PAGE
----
The answer to whether students should call Public Safety or 911 for help is both: “In an emergency situation we encourage all members of the college community to call 911 and public safety (914-395-2222). As soon as public safety is notified of an emergency on campus, we will station a patrol vehicle at Kimball Avenue and Glen Washington Road to meet responding emergency personnel in order to bring them directly to the site of the emergency,” Hoffman explained. “In situations in which [security is] not notified, emergency personnel waste precious time looking for the on campus location. In addition, since security personnel have AED’s and medical kits in their vehicles, it is critical that our specially trained officers get to the scene of a medical emergency as soon as possible.”
Though campus security aims to keep us safe, Wyatt Rocheleau (’16) feels safe for different reasons: “Compared to where I live I definitely feel safer on campus than back home, but I wouldn’t say I feel safer here because of campus security,” he admitted, “more I feel safer because of the intermediate community surrounding our school. Being in Bronxville, I can’t see myself running into anything crazy other than maybe a car driving by on Kimball yelling something at me.”
Though the community surrounding SLC is relatively safe, Public Safety prepares for any emergency situation. Despite any misconceptions that SLC students may have, campus security can do a lot, and, especially in the case of a medical emergency, can be the first responders: “Security officers have saved lives by administering CPR and shocking people back to live,” Hoffman said.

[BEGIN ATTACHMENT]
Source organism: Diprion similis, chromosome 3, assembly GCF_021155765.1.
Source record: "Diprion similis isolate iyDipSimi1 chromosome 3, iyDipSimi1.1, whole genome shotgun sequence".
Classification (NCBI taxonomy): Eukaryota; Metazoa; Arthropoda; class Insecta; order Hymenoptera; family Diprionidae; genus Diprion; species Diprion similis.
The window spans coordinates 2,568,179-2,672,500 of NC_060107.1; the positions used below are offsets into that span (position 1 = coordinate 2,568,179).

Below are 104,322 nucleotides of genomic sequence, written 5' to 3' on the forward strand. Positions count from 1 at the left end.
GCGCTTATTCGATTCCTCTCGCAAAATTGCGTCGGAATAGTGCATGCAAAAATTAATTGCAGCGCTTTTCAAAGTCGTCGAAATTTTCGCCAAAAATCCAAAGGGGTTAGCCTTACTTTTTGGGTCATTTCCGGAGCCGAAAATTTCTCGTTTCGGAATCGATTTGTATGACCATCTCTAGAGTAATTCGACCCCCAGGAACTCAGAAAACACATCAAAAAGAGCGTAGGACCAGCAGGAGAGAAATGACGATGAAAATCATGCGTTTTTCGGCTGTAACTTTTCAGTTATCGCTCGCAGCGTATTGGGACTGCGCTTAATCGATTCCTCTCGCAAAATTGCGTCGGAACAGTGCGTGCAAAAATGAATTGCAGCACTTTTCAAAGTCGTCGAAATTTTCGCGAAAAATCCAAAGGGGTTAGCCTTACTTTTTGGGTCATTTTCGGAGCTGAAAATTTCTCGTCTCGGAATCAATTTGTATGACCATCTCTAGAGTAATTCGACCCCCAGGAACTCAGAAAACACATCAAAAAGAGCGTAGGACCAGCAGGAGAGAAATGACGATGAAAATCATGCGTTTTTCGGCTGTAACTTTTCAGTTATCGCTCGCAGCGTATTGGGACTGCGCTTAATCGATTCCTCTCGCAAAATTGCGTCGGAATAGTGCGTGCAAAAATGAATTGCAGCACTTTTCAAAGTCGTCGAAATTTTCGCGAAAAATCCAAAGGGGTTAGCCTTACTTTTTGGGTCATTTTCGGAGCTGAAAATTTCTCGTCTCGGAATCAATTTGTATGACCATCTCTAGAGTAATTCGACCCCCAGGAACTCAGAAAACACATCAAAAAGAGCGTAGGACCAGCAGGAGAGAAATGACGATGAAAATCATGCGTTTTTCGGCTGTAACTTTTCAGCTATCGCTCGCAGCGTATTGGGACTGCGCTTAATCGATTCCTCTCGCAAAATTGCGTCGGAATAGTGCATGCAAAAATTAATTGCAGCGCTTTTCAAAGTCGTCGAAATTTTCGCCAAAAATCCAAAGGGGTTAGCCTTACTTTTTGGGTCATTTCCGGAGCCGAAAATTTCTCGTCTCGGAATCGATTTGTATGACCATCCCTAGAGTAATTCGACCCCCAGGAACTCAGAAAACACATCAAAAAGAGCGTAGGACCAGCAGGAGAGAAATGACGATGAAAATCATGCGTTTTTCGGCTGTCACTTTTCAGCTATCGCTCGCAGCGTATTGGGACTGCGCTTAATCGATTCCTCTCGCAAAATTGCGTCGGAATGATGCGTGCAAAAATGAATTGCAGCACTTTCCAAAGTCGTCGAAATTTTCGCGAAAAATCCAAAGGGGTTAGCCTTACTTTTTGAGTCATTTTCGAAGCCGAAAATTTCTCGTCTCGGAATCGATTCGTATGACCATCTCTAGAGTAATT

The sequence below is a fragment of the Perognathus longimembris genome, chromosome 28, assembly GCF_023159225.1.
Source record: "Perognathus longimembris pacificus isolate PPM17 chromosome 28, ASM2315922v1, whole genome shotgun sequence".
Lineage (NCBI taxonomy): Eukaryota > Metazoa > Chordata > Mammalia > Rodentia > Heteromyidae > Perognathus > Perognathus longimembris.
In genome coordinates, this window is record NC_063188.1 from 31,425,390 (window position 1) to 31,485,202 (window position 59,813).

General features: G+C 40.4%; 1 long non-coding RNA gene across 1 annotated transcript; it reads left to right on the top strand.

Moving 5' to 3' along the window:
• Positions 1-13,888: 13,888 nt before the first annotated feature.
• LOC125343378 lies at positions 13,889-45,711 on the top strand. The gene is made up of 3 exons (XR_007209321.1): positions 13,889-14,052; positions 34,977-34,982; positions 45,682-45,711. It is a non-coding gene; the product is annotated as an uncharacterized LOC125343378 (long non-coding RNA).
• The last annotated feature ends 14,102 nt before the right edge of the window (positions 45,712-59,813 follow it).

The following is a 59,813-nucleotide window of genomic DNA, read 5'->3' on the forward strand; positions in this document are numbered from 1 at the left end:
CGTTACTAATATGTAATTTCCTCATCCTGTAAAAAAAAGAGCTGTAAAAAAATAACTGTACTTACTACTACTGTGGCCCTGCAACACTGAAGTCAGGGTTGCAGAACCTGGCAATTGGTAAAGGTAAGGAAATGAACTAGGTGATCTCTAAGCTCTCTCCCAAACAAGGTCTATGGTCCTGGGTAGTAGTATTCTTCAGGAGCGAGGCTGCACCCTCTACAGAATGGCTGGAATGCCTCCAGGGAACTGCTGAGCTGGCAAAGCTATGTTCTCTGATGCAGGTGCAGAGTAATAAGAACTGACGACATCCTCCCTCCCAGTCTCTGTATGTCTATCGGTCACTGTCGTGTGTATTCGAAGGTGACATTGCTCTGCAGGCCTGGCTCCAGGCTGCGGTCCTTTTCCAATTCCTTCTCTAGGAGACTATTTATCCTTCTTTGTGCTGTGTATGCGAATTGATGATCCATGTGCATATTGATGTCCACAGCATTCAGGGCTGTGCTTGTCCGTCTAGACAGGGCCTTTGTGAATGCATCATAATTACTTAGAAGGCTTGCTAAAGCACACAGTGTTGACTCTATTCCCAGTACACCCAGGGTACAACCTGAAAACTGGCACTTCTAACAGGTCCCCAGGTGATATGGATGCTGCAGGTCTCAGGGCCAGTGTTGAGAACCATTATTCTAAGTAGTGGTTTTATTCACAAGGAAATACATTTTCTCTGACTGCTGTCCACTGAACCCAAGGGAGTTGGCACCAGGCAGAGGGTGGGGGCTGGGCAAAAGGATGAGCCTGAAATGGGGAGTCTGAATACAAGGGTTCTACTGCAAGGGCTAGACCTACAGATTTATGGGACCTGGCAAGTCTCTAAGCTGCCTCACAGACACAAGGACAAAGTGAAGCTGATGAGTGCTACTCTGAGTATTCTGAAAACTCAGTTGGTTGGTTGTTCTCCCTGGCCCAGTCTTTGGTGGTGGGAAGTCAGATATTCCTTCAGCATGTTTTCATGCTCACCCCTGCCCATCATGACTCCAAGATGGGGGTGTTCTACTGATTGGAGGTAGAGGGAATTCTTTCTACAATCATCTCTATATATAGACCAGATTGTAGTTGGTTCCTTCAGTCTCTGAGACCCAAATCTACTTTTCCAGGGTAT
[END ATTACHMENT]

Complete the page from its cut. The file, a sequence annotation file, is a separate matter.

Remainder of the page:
Sophomore class president Bennett Dougherty (‘17) is a big supporter of campus security, and supported this partnership with law enforcement.
“I love campus security,” Dougherty said. “I know that the two empty cop cars have raised concern among certain students, but honestly I think they’re good because they’re speeding traps that make drivers reduce their speed.” In the presence of these security precautions, there has been concern as to whether SLC community members are prepared to handle true emergencies.
In fact, “Students are trained for emergencies by various means,” Hoffman countered. “They receive both public safety and fire safety training during orientation. Regular fire drills are conducted throughout the year. The college emails students emergency protocols at the beginning of each academic year. RA’s also speak about emergency procedures with their advisees.”
The relationship between campus security and students, either as a whole or individuals, can seem tense at times; however, officers have been encouraged to approach students this year in a more friendly manner.
Each August, all security officers receive training on Public safety procedures. Though training on smooth interactions with students has always been included in the curriculum, recent student feedback stressing the importance of Security’s approach brought about new changes. Security personnel now use sentences like, “How are you doing today?” before advancing to, “Is that a beer?”
Potentially antagonistic relationships between Public Safety personnel and students exists, though their goal remains, “to serve and protect the members of the college community in the best way possible.”